3. In Portugal the government decriminalized the possession and use of all drugs - not only marijuana but heroin, cocaine, and the rest. Drugs are still illegal, but users caught with small quantities aren't sent to jail. Instead they face a panel consisting of a psychologist, social worker, and legal adviser who recommend appropriate treatment... A study found that five years after personal possession was decriminalized, illegal drug use among teens had declined, rates of new HIV infections had dropped and the number of people seeking treatment for drug addiction had more than doubled. Prior to the change in policy, Portugal had one of the highest rates of drug use in Europe, afterward, it had one of the lowest." (pages 303-304)

4. "A majority of patients who enter treatment never complete it. Among those who do, 40 to 86 percent relapse in the first year." (page 17)

5. "The stigma associated with drug use - the belief that bad kids use, good kids don't, and those with full blown addiction are weak, degenerate, and pathetic - has contributed to the escalation of use and has hampered treatment more than any single other factor."(page 25)

6. Addiction IS a disease. " A disease is "an interruption, cessation, or disorder of a body, system, or organ structure or function," according to "Stedman's Medical Dictionary. It's "a morbid entity ordinarily characterized by two or more of the following criteria: recognized etiologic agents, identifiable group of signs and symptoms, or consistent anatomic alterations." Addiction fits every one of these criteria." (page 89) Addicts aren't weak, selfish, or amoral - they're ill.

7. "Researchers have found that if a person makes it to two years [being sober], his likelihood of relapse diminishes dramatically, and after five years, most addicts will continue to stay sober." (page 266)

Sorry I got a little wordy on the statistics, but those are only just a handful of what you can discover in this book, I  learned soo much. I learned how complex addiction is and how hard it is to treat. This is an absolute MUST read, a real eye opener, and very present in our society as we reflect on the United States failed drug war.

Sunday, June 16, 2013

Aristotle and Dante Discover the Secrets of the Universe

Excellent read! I couldn't put it down. I've really been enjoying all the young adult books this year and this is no exception. This book manages to be deep, probing, and realistic, but not too heavy.

Fifteen year old Aristotle, known as Ari, is a loner, all that changes however one summer he meets Dante at the pool and the two become inseparable. It's a complicated relationship, it starts to dawn on Ari that Dante likes him, like REALLY likes him. Ari tries to pretend that nothing is wrong but things but his inability to talk about problems muddles the situation. Ari is complicated young boy, he takes after his father who was in Vietnam and came back a changed and quiet man. He also can't help but wonder about his brother who has been in prison since he was four. Ari discovers that in order to discover the secrets of the universe he must discover, himself, his complicated family, and his relationship with Dante.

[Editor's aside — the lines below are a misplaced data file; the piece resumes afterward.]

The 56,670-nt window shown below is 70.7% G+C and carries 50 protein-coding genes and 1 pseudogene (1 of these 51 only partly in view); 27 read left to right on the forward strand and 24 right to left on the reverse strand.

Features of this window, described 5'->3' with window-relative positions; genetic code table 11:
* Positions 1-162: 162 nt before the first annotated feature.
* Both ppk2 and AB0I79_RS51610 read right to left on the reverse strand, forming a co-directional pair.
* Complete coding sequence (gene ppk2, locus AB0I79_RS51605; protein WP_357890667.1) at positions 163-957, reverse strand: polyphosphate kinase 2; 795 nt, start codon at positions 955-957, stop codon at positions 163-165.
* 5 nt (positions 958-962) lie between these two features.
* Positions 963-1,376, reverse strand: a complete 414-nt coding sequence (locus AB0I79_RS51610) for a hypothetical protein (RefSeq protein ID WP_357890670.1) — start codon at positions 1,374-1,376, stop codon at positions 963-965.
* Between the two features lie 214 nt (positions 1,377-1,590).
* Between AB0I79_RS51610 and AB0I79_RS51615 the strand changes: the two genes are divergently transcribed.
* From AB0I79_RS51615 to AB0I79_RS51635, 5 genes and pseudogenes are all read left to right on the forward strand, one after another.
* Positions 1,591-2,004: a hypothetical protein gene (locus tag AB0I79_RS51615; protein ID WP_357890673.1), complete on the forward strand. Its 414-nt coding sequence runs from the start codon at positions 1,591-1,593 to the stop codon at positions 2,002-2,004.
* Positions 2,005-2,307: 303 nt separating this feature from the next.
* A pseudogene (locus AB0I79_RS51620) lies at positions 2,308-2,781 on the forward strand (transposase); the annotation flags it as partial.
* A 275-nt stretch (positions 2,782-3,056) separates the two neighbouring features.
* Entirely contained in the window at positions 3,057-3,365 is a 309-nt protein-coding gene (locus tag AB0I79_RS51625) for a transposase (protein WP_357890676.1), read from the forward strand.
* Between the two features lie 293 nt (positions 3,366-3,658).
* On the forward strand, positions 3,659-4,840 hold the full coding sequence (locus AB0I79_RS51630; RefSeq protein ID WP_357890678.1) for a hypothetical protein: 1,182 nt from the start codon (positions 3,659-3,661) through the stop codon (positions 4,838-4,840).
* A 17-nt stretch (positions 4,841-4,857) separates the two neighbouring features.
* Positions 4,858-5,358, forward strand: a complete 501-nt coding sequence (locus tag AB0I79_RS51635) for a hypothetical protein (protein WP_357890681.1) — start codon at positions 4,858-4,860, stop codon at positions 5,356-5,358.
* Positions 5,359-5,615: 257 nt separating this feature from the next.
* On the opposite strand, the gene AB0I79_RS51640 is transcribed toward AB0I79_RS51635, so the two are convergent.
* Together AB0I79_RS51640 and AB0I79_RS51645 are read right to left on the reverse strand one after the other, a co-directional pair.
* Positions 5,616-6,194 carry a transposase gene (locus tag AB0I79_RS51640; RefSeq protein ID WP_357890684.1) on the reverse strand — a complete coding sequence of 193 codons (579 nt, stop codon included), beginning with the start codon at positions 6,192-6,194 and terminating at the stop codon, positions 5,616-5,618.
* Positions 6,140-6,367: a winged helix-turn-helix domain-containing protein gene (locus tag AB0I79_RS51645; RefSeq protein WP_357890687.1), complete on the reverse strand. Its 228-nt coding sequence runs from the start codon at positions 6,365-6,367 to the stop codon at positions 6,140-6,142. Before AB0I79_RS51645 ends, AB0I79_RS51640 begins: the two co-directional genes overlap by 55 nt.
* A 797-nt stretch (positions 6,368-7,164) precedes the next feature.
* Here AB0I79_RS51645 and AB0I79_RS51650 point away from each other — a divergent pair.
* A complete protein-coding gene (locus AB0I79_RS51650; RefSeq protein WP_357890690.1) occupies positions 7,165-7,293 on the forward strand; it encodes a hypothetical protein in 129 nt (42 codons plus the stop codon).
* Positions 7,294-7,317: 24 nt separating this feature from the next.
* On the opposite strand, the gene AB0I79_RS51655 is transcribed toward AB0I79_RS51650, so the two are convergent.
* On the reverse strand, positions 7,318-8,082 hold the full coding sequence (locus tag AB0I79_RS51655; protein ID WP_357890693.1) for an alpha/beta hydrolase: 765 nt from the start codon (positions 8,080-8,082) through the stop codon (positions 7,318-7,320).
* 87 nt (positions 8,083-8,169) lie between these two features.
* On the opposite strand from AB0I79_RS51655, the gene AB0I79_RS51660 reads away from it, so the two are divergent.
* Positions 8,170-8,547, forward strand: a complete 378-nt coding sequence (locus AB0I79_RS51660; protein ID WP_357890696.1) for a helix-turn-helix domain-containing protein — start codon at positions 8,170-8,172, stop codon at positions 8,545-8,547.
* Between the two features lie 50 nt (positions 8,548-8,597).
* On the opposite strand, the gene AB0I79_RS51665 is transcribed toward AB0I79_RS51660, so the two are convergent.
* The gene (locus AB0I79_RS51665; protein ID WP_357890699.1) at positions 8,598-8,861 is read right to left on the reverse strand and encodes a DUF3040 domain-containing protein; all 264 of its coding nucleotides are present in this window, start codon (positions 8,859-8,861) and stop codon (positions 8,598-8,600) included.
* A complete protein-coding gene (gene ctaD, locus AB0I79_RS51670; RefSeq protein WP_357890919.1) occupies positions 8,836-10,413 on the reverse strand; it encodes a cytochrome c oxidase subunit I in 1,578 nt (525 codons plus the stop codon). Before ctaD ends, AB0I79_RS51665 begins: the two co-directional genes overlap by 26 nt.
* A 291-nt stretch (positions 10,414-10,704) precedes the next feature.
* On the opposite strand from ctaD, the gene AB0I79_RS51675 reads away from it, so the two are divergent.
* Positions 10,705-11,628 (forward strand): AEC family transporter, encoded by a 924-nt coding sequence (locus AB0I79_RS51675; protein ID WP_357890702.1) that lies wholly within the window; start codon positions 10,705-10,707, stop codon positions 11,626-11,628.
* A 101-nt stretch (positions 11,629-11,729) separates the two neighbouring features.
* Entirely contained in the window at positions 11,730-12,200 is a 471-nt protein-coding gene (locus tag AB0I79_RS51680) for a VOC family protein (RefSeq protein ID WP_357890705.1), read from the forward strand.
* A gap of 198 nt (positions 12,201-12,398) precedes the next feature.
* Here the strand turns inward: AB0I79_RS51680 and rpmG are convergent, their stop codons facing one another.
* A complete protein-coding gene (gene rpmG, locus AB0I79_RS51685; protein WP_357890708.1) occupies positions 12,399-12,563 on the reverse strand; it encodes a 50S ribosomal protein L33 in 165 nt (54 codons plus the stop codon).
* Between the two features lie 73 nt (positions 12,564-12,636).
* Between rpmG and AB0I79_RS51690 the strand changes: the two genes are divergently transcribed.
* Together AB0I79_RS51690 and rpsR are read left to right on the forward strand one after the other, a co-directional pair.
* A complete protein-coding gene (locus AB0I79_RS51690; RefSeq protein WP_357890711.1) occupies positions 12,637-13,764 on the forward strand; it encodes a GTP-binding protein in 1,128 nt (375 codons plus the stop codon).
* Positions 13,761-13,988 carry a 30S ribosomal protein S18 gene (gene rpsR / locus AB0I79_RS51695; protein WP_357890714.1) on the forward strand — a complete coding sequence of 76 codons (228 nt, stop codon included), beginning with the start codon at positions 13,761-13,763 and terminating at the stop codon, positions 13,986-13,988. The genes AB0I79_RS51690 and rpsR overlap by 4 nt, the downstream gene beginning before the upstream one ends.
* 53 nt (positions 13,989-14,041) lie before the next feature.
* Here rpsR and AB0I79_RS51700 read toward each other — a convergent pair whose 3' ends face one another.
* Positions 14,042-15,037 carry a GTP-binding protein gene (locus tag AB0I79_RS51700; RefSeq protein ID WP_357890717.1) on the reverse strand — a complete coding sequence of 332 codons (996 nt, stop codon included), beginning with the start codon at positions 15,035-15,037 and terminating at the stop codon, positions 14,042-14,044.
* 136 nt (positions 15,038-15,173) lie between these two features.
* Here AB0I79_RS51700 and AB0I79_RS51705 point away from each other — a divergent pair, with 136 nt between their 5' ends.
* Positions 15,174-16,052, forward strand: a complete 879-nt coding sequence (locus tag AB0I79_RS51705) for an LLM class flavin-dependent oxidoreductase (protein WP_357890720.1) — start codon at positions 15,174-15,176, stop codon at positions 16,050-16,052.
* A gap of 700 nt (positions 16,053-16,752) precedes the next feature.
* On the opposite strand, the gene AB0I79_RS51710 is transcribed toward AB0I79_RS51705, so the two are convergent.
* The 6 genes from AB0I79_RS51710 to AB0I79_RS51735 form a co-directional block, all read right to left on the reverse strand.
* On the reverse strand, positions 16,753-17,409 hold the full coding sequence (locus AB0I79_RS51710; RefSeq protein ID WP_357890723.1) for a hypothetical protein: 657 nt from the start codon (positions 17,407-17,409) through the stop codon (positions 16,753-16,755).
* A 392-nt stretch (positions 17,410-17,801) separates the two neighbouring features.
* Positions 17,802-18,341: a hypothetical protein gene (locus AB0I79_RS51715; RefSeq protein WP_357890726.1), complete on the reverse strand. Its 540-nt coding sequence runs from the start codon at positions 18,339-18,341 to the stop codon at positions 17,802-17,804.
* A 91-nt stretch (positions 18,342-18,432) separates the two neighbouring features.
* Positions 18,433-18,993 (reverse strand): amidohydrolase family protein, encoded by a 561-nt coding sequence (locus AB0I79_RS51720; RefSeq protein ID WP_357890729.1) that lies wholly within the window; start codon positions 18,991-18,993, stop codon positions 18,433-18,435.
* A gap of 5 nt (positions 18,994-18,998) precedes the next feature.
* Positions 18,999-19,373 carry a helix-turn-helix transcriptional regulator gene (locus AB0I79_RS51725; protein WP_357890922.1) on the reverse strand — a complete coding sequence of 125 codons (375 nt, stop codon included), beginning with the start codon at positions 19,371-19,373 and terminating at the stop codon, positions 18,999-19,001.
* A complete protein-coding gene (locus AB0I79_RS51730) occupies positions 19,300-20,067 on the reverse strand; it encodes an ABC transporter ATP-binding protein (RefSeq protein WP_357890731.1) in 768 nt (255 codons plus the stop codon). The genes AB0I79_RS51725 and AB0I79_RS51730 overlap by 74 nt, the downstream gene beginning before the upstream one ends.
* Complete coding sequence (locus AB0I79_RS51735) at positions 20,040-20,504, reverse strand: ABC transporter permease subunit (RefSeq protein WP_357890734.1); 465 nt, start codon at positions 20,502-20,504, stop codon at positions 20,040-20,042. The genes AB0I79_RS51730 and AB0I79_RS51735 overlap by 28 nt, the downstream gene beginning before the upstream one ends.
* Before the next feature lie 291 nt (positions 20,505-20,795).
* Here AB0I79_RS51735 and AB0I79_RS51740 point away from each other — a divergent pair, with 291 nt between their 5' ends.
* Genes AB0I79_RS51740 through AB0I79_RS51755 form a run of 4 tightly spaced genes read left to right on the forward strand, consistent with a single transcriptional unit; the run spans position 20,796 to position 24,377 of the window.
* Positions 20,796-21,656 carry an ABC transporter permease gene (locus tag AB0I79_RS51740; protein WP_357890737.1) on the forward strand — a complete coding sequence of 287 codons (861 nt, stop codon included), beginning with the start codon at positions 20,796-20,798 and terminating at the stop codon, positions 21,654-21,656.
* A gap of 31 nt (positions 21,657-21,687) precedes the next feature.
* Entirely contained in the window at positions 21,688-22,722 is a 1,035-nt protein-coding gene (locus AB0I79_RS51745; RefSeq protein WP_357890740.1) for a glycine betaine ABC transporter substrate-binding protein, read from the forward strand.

A truly great read, the characters are multi-faceted and real. You care greatly about them and you want them to overcome their obstacles. I definitely plan on reading more from this author.

Saturday, June 15, 2013

The White Tiger

This is the best contemporary Indian novel I've probably ever read (not that I've read a lot, but this does take the cake). The novel's protagonist, The White Tiger, paints a picture of modern day India that is largely unflattering and mostly true but still manages to show a certain type of reverence for it.

The White Tiger has many aliases, Balram Halwai, Munna, driver, and more. He grew up in a very poor village and through "good fortune" managed to work his way way up and find a job as a driver in the city. Balram is a complicated man however, he is a country bumpkin and absurdly loyal to his master but he can't help wanting more out of his life. The prose of his life story is funny, terrifying, and inspiring. It's darkly humorous look at modern day India will definitely compel the reader. Overall, a great book.

Thursday, June 13, 2013

Allingham: Desperate Ride

John Horst manages to once again bring to life a western drama that will leave readers wanting more. Not content to let lawmen, Allingham, get all the credit, Horst introduces a variety of new characters (as well as old ones) to seek justice and save the day.

Ramon la Garza is on the run after he kills a rude white rancher in self defense. Thad Hall is dead set on revenging his brother's killer and immediately sets off to find and kill Ramon. Allingham's right hand man, Hobbs and his hard headed Mexican wife, Rosalie, team up with Pierce (half brother to Thad and the murdered rancher) and Old Pop to track down and stop Thad before he catches up with Ramon. Allingham would have come along on the ride but he is stuck at home trying to find a gruesome serial killer who has been killing and mutilating red-headed prostitutes. The two stories are threaded together more than anyone can imagine and Hobbs and Allingham have their hands full trying to keep the peace.

In true western style, this book is a page turner as the reader desperately tries to predict the outcome (you won't!). Another great installment from John Horst :)